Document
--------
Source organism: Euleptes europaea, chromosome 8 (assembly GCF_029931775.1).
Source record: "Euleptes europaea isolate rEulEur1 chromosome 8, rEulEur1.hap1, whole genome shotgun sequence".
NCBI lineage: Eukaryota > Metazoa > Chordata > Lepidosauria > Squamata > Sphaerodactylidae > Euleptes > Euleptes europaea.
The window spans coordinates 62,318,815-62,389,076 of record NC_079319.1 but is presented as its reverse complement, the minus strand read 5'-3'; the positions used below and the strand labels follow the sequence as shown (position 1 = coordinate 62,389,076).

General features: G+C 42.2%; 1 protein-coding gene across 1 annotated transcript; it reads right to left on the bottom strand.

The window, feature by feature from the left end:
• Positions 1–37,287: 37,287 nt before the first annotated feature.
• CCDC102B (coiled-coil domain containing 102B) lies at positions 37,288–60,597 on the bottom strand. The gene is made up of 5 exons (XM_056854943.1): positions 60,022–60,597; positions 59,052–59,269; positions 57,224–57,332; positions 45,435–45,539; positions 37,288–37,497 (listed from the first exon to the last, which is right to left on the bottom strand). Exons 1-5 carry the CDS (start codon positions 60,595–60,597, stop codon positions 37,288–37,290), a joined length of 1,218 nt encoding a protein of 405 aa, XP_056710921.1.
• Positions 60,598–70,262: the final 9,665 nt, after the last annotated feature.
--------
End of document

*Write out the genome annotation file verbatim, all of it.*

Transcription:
Source organism: Euleptes europaea, chromosome 8 (assembly GCF_029931775.1).
Source record: "Euleptes europaea isolate rEulEur1 chromosome 8, rEulEur1.hap1, whole genome shotgun sequence".
NCBI lineage: Eukaryota > Metazoa > Chordata > Lepidosauria > Squamata > Sphaerodactylidae > Euleptes > Euleptes europaea.
The window spans coordinates 62,318,815-62,389,076 of record NC_079319.1 but is presented as its reverse complement, the minus strand read 5'-3'; the positions used below and the strand labels follow the sequence as shown (position 1 = coordinate 62,389,076).

General features: G+C 42.2%; 1 protein-coding gene across 1 annotated transcript; it reads right to left on the bottom strand.

The window, feature by feature from the left end:
• Positions 1–37,287: 37,287 nt before the first annotated feature.
• CCDC102B (coiled-coil domain containing 102B) lies at positions 37,288–60,597 on the bottom strand. The gene is made up of 5 exons (XM_056854943.1): positions 60,022–60,597; positions 59,052–59,269; positions 57,224–57,332; positions 45,435–45,539; positions 37,288–37,497 (listed from the first exon to the last, which is right to left on the bottom strand). Exons 1-5 carry the CDS (start codon positions 60,595–60,597, stop codon positions 37,288–37,290), a joined length of 1,218 nt encoding a protein of 405 aa, XP_056710921.1.
• Positions 60,598–70,262: the final 9,665 nt, after the last annotated feature.